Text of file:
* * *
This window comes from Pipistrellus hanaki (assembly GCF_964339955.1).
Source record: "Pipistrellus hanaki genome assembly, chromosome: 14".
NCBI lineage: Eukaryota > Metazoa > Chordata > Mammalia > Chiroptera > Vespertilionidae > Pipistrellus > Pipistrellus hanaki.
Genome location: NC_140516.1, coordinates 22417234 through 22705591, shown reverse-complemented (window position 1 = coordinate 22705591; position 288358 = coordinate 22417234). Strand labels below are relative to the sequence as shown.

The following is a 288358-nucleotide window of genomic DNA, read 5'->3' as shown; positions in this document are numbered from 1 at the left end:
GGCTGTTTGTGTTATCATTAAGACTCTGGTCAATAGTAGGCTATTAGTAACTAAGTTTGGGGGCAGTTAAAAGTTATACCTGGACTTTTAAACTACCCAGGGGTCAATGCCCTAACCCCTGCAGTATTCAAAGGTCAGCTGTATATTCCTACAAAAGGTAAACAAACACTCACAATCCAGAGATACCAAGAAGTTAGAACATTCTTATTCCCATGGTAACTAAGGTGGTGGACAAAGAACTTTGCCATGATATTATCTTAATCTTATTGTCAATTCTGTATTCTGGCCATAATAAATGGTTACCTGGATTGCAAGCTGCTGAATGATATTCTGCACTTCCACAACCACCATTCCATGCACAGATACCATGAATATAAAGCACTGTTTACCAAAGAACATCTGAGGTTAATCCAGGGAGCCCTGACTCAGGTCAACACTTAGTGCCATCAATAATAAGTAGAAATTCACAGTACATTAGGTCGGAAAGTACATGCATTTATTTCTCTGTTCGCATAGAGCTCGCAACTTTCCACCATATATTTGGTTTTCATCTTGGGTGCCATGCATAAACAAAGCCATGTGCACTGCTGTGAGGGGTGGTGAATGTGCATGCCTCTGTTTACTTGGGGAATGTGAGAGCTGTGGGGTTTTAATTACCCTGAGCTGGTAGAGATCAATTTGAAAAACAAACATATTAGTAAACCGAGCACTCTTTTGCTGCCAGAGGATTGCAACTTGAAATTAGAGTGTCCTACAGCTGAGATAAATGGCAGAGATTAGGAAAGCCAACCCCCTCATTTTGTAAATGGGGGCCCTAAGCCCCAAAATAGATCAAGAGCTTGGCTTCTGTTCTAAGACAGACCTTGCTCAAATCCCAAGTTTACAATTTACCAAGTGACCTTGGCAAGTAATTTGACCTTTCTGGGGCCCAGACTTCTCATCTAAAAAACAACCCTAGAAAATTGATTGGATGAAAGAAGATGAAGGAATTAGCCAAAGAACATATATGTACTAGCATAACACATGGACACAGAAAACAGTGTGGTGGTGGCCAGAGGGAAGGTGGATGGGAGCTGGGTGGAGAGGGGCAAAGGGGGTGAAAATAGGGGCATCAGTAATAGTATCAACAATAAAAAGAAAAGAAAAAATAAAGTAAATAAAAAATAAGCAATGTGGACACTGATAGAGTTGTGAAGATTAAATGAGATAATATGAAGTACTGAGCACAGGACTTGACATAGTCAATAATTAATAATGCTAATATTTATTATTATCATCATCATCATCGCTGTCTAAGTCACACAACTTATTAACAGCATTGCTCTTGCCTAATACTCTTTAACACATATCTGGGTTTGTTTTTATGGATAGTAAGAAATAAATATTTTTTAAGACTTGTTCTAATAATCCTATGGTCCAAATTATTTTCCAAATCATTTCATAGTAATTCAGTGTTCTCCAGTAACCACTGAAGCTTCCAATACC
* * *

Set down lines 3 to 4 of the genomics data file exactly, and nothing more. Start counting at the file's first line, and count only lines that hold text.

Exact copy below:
NCBI lineage: Eukaryota > Metazoa > Chordata > Mammalia > Chiroptera > Vespertilionidae > Pipistrellus > Pipistrellus hanaki.
Genome location: NC_140516.1, coordinates 22417234 through 22705591, shown reverse-complemented (window position 1 = coordinate 22705591; position 288358 = coordinate 22417234). Strand labels below are relative to the sequence as shown.